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  • Author: Łukasz S. Jarosz x
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Ł.S. Jarosz, Z. Grądzki, A. Śmiech and M. Kalinowski

Abstract

Type C and type A of C. perfringens were detected in the seat of natural infections in silver foxes characterized by symptoms of haemorrhagic enterotoxemia. In all of the dead foxes characteristic changes were noted in the small intestine and parenchymatous organs. The production of alpha and beta toxins by isolated bacteria was confirmed by the bioassay using white mice and by PCR. The results of the drug sensitivity testing showed that isolated strains were highly susceptible to amoxicillin with clavulanic acid, metronidazole, doxycycline and penicillin with streptomycin

Open access

Ewelina Pyzik, Agnieszka Marek, Dagmara Stępień-Pyśniak, Renata Urban-Chmiel, Łukasz S. Jarosz and Izabella Jagiełło-Podębska

Abstract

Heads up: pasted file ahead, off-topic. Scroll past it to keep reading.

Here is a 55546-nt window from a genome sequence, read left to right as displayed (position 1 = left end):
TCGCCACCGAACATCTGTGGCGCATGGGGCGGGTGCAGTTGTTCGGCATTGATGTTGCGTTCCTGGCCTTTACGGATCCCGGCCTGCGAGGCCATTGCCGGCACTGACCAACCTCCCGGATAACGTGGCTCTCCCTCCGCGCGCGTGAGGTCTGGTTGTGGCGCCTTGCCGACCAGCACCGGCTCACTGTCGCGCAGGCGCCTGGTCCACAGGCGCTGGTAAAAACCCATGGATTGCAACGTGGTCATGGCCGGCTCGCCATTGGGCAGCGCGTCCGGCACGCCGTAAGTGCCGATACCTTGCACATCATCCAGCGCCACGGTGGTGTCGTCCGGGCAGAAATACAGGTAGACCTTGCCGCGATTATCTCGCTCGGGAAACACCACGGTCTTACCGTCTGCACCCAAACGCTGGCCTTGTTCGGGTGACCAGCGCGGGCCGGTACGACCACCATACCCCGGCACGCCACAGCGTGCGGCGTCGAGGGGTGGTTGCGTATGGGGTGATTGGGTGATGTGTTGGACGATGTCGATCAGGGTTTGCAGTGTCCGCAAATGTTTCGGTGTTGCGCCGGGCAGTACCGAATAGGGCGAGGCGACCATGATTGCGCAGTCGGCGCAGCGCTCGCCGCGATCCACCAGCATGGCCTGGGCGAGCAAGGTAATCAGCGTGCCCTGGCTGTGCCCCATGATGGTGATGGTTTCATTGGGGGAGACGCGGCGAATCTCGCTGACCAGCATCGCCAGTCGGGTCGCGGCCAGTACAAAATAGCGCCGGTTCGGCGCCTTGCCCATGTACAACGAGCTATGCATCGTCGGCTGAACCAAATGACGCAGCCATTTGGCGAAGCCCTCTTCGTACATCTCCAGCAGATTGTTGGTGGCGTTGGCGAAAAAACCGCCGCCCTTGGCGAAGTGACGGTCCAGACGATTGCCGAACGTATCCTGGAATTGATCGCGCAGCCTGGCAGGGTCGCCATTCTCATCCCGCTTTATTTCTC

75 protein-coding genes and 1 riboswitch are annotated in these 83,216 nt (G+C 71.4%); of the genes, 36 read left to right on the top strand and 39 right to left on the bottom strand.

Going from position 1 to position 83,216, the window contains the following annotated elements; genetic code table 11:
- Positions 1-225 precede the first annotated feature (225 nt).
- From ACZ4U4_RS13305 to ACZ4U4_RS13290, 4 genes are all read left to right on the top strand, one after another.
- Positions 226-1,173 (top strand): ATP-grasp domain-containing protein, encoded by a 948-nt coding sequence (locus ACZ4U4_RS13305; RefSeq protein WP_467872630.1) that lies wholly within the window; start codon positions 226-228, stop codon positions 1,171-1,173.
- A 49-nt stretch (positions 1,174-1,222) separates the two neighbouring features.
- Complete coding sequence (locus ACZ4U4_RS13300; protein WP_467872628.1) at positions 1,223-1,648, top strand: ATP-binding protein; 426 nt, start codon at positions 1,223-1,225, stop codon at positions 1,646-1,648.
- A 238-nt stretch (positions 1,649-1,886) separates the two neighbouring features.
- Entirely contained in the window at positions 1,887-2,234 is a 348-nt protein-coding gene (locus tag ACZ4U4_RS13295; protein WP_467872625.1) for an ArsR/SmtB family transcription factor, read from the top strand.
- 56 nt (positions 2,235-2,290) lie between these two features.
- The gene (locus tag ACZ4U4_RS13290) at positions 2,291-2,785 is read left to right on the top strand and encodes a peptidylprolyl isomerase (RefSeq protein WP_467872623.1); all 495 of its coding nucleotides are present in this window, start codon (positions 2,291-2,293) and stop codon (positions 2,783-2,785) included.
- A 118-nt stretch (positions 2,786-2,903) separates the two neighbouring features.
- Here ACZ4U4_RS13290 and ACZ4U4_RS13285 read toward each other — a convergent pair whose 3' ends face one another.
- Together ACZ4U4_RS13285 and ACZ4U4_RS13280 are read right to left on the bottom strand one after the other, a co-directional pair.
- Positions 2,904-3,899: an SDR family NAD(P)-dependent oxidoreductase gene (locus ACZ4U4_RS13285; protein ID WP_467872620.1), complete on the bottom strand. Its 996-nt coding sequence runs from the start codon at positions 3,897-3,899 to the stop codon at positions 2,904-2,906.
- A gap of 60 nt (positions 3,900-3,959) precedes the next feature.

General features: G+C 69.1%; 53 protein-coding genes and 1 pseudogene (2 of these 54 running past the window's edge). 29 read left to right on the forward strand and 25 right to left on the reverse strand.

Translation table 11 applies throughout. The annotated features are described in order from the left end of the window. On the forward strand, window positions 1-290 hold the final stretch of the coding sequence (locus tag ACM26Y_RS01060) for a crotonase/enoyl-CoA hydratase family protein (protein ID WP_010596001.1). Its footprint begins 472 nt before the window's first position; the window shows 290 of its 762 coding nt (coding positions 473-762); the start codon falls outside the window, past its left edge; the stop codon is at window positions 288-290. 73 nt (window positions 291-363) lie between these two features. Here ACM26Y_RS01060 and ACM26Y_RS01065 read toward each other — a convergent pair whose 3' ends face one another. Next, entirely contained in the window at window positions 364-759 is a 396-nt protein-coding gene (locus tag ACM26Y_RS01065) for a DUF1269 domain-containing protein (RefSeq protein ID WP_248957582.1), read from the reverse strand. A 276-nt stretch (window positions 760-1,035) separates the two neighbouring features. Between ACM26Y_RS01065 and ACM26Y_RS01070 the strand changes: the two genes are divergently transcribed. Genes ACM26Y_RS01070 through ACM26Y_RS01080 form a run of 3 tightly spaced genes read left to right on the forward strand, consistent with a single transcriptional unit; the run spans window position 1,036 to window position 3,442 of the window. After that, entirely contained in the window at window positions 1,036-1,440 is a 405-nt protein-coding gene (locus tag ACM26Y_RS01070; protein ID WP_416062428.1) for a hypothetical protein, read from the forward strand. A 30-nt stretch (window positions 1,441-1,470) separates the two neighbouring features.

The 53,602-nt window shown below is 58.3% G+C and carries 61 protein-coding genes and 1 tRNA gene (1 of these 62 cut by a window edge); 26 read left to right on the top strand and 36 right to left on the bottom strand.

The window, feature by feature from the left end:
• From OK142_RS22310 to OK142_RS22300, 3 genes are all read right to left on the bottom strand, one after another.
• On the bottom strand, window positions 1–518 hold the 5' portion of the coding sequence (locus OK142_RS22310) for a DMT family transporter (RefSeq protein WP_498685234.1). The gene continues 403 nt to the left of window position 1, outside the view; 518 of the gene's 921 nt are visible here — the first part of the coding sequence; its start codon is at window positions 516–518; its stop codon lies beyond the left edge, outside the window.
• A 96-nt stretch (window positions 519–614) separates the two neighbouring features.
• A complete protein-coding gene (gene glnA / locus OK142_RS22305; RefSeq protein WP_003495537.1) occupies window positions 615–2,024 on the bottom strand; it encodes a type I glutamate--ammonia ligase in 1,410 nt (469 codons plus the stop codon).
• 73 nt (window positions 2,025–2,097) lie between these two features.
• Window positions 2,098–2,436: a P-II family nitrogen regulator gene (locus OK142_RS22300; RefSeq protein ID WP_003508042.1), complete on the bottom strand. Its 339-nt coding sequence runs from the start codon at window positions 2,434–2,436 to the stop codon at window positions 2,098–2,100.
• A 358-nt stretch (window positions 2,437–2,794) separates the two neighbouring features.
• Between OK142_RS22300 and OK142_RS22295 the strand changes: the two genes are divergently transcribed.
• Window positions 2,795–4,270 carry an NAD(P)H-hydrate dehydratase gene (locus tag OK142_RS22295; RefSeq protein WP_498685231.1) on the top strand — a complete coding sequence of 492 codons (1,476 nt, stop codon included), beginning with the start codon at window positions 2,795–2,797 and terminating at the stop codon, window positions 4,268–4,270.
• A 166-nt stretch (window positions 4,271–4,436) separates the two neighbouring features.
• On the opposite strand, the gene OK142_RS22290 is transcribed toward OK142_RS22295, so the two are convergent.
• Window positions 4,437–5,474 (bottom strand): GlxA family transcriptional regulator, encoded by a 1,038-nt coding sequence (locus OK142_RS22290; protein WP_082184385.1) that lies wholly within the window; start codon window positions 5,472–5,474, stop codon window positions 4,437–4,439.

Introduction: The study sought to characterise antimicrobial resistance among coagulase-negative Staphylococcus (CNS) species recovered from broiler chickens and turkeys in Poland including the presence of 12 antimicrobial resistance genes and five classical genes of staphylococcal enterotoxins. Material and Methods: A panel of 11 antimicrobial disks evaluated the phenotypic sensitivity of the tested strains to antibiotics. Five multiplex PCR assays were performed using primer pairs for specific detection of antibiotic resistance genes and staphylococcal enterotoxin A to E genes. Results: Selected antimicrobial agent susceptibility testing revealed 100% of such in in vitro conditions to cefoxitin among strains of Staphylococcus sciuri and S. chromogenes. The blaZ (for ß-lactam) and mecA (for methicillin resistance) genes were in 58.3% and 27.5% of strains, respectively. Among genes resistant to tetracyclines, tetK was most frequent. Fewer (CNS) strains showed genes resistant to macrolides, lincosamides, and florfenicol/chloramphenicol. Multiplex PCR for classical enterotoxins (A-E) detected the see gene in two S. hominis strains, while the seb gene producing enterotoxin B was found in one strain of S. epidermidis. Conclusion: CNS strains of Staphylococcus isolated from poultry were either phenotypically or genotypically multidrug resistant. Testing for the presence of the five classical enterotoxin genes showed that CNS strains, as in the case of S. aureus strains, can be a source of food intoxications.